The masking of the background on the images was performed in all commercial software, barring ARP that does not allow the user to intervene in any processing step. In P4D, the application of annotations takes place only after an initial full scene reconstruction, if images are correctly aligned, meaning that for the case study of the capital an extra 1:03:56 was required for the EOS 5DS R dataset and an extra 0:37:41 was required for the EOS 1200D dataset, for the first dense cloud and textured mesh reconstruction, additionally of what is reported below in results (Section 4).
The dense point clouds deriving from free reconstruction pipelines—where there was no option for masking unwanted areas of the imagery—were cleaned automatically using Statistical Outlier Removal (SOR) to efficiently remove noise before mesh generation. A maximum octree depth of 13, limited surface interpolation, and specific limits for the number of triangular faces were selected in those solutions that allowed the customization of the parameters for the 3D mesh generation step. Mesh texturing was performed without color or exposure-balancing the imagery, and without averaging values from multiple images, creating single-image file textures.

2.3. Results

For the figurine case study, only AMP and FZA were able to fully reconstruct the scene correctly from datasets 1 (EOS 5DS R), 2 (EOS 1200D), and 3 (Exmor RS IMX650). FZA required significantly more processing time, producing generally sparser results. Similar re-projection errors were observed. P4D was not successful in reconstructing the object from any dataset, and ARP results included partial reconstructions with noise and fictitious surfaces (Figure 2). The VCM pipeline entirely reconstructed the scene from dataset 1 (figurine, EOS 5DS R), but a small amount of noise remained after triangulation, affecting the final mesh, and the texturing results were problematic. Furthermore, the VCM pipeline was not able to reconstruct the object from dataset 2 (figurine, EOS 1200D) and resulted in an incomplete point cloud with a lot of noise for dataset 3 (figurine, Exmor RS IMX650; see Figure 2). R3D resulted in dense point clouds that included a big percentage of noise for dataset 1 (figurine, EOS 5DS R) and 3 (figurine, Exmor RS IMX650; see Figure 2), that was not possible to be removed automatically (or manually) and therefore were not exploited further to construct 3D meshes. Results from SfM–MVS photogrammetric processing are listed in Table 4.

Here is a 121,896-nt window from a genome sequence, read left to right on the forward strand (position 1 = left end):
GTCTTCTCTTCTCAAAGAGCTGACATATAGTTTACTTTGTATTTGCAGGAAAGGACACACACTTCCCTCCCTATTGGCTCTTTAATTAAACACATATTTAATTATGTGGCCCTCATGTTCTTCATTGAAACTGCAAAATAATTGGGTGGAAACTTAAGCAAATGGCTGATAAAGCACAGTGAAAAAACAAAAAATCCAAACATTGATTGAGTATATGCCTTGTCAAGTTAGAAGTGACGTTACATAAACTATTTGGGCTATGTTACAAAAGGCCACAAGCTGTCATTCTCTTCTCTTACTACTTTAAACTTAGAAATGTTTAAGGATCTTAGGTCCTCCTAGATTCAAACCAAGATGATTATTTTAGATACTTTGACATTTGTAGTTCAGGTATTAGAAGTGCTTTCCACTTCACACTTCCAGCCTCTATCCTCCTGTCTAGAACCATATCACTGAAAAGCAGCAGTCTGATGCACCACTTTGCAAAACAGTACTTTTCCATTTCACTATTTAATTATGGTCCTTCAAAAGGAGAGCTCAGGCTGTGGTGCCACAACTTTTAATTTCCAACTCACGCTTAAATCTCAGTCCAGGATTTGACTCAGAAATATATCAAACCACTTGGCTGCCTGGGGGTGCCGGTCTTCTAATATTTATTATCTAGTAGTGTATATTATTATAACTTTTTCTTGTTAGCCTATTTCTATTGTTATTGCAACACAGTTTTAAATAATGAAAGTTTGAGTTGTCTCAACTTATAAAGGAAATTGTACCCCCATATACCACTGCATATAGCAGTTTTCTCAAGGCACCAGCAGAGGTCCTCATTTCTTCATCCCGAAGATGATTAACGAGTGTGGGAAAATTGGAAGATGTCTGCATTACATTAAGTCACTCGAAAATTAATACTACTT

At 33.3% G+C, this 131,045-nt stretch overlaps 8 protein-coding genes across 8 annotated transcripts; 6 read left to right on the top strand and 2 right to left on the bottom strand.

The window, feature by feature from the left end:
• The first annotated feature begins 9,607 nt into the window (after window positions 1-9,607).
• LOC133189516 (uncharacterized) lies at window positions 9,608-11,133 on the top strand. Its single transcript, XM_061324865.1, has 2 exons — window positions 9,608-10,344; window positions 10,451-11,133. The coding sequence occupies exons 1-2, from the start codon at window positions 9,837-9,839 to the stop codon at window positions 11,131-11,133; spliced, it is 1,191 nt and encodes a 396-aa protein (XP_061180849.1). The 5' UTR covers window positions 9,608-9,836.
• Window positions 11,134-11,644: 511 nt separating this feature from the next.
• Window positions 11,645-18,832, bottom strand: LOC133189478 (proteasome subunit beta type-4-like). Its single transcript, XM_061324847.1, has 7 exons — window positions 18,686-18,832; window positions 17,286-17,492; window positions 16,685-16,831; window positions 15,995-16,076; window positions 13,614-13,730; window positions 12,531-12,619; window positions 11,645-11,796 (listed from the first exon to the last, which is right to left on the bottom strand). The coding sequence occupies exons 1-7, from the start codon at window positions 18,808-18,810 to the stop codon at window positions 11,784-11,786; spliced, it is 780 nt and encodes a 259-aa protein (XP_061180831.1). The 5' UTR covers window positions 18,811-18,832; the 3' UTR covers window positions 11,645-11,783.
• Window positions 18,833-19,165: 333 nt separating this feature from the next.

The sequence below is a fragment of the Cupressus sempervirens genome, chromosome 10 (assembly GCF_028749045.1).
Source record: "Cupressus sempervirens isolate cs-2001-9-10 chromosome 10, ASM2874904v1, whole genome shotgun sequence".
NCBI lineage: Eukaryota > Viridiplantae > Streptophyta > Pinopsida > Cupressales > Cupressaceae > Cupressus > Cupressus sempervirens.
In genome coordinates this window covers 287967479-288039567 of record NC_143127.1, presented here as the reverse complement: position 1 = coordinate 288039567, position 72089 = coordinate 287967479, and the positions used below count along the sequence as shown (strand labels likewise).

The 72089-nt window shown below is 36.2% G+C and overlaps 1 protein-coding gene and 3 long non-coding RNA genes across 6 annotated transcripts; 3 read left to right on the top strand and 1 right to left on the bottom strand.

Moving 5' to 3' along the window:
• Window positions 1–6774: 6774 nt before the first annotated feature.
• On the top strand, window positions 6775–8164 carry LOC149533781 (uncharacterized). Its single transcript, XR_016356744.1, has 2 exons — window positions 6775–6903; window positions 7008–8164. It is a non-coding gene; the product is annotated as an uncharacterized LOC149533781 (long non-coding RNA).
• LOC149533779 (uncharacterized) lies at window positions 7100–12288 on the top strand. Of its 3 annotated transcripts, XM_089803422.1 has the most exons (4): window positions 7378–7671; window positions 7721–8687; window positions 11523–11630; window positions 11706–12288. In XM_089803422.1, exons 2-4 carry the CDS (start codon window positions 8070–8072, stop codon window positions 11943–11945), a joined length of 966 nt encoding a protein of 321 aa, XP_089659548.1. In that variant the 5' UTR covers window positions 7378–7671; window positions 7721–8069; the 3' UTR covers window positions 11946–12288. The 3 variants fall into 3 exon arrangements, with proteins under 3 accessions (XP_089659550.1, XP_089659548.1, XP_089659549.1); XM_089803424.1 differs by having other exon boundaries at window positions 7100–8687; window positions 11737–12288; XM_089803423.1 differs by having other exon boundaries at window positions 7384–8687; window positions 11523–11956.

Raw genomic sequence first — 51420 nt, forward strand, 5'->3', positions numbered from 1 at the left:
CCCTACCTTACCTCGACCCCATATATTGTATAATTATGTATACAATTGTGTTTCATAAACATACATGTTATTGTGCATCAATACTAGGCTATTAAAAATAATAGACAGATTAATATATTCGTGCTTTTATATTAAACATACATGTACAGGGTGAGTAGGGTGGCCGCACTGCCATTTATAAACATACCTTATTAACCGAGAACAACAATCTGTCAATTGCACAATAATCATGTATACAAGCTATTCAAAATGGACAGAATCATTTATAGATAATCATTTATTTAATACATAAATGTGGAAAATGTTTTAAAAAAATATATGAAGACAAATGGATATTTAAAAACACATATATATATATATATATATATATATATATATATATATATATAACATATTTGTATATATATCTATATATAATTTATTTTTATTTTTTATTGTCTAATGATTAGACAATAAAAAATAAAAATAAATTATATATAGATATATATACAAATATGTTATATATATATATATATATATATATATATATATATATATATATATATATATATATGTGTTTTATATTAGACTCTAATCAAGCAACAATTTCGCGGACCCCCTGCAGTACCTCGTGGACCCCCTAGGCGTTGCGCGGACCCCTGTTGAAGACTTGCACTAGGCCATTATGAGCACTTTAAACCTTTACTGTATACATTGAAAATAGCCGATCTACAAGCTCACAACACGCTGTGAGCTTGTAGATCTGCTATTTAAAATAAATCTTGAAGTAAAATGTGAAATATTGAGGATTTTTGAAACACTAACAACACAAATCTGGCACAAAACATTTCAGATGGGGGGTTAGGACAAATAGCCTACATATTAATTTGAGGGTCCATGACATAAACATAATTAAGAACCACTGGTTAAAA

For the capital case study, all software solutions could fully reconstruct the scene correctly (Table 5). Processing times were comparable between each commercial software. P4D produced the densest sparse cloud results, and AMP the densest dense point cloud results. Notably, the camera auto-calibration parameters, extracted from the commercial software, were interchangeable upon changing their format.
Similarly, from the obliquely acquired dataset 6 (bust; EOS 1200D) the object was reconstructed with all photogrammetric solutions. However, ARP seemingly created a few double surfaces and misaligned different planes of the object’s surface. Processing times between free software and AMP were comparable while FZA required significantly more time to process the dataset in this case. The meshes created with the open source software had some holes at the lower and upper parts. R3D generated a very dense point cloud, but there was a high number of duplicate points, resulting in a low-resolution mesh (Table 6). Texturing results were similar.